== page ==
One Step Forward
By HSP Member, Dave
After only two trips to South Dakota, I can't help but believe the state has it in for me! Last year I made the trip with an HSP group on opening day of the pheasant season. The number of pheasants was incredible. The problem was that the corn was NOT harvested! For the first time in over 20 years, around 90 percent of the corn was still in the fields. This was due to extended rain-fall. Of course any pheasant hunter worth his salt knows that trying to hunt pheasants in standing corn is quite a challenge, too much for this old guy, and his old dog!
So this year, we waited an extra week, and decided early on to stay a full 5 days. The pheasant population was estimated to be a bit above the normal average. Still, finding a motel close to the area we planned to hunt was quite an undertaking. Advance planning is a must, especially during the first two weeks. This group consisted of 4 club members, Dan, Brian, Fred and Dave. Fred drove separately and planned to leave early. We had Brian's extended cab pickup and pulled a trailer. One dog-box was in the back of the pickup, the other dog-box on the trailer, with plenty of room for equipment. We had 8 dogs with us, 4 English Pointers, (Dan's Gus, Brian's Babes, 2 English Pointer pups), 2 Brittany's, Brian's Hermes and Eric's Buz. (Eric did not go but asked Brian to take him and evaluate). Dan's had 2 German Shorthairs Rex and Lady. Fred had his Pointing Lab (Champ) with him. We had plenty of dog power. Dan and Brian planned to rotate their dogs, keeping fresh ones in the field. With 5 days of hunting planned, rotating not only kept them fresh, but helped keep injuries to a minimum.
What greeted us was quite nerve shattering! On the morning of the third day, I recall waking to the weather news spewing from the T.V. "Not since the sinking of the Edmund Fitzgerald, has there been such an early, massive, low pressure system." The weather system we faced was a "record setter!" Sustained winds at 40 to 45 MPH, with gusts to 55 MPH! Temperatures were going to be in the 30's with rain mixed with snow. If that wasn't bad enough, this weather system was going to continue "through the following day." The temperatures were going to drop into the lower 20's.
Fred headed for home the evening of the second day.
Sure, we could have opted to stay in, keep warm and drink coffee all day. "Nope, not these guys!" "This weather will bunch them up and make them sit tight!" We bundled up, bought what extra clothes or equipment we needed, and came up with a game plan! Corn was the key. CRP or thick grass near corn is what we found to hold birds. Dan and Brian would work towards the blocker (me). "Split second shooting" is the only word that begins to describe the fast action. Seldom would only one bird be flushed from a weedy patch. My guess is that we averaged 4 roosters and two hens, per selected prime spots. The number of pheasants observed when driving from one HSP section to another just amazed me. Three separate times when just slowing down, caused pheasants to flush. A 40 to 60 acre CRP field, on both sides of the road erupted with what had to be 100 pheasants. Just unbelievable!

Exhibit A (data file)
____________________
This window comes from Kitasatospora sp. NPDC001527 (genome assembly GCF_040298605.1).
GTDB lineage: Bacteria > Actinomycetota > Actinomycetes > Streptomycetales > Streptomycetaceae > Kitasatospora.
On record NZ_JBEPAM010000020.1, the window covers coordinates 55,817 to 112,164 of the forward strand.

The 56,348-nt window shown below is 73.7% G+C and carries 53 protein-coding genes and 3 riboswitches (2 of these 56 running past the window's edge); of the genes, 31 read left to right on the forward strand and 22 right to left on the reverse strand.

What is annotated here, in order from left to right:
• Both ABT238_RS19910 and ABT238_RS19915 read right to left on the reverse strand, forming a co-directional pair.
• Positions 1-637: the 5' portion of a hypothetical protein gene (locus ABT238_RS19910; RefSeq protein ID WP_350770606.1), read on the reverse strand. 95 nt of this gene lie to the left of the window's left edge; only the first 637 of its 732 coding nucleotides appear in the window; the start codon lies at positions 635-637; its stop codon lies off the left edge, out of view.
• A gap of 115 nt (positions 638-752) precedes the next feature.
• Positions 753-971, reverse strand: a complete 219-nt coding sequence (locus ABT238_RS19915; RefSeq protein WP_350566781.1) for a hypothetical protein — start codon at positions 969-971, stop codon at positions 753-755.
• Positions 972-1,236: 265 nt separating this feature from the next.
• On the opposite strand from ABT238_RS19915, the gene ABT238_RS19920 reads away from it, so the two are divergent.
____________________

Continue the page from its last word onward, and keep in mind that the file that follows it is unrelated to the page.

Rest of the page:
Our main problem was not the lack of shots or lack of roosters. It was "getting out of the car!" As you opened the door, the wind would catch it and pull you out. The next time, with the wind pushing against the door, you couldn't open it! We tried to limit ourselves (mainly me), to 15 minutes out in the elements. "One foot forward and two back," accurately describes my ability to get around in that weather. Dan and Brian knew that, so I was the designated blocker. That was fine with me. I had my share of shots, although most of the time the target was in the next county by the time I fired.
Another option available in South Dakota is roadside ditch hunting. It is completely legal to hunt the roadside right-of-way. If you need a break or just driving from one farm to another and a rooster is spotted hiding in a ditch, it is legal to exit the car, load your gun and harvest him.
Trip to remember? Yes, without a doubt. We ended up three birds shy of our legal, 5 day possession limit. 3 Hunters times 5 days equals 15. So, 15 birds each equal 45. We came home with 42.
Do I still feel the state has it in for me? Well yes, although I have mellowed since warming up, having a nice hot meal, and looking at the pictures. Would I go back? Yes, in a heartbeat! South Dakota has 'em! HSP has several farms with numerous sections in the heart of pheasant country. Go get 'em!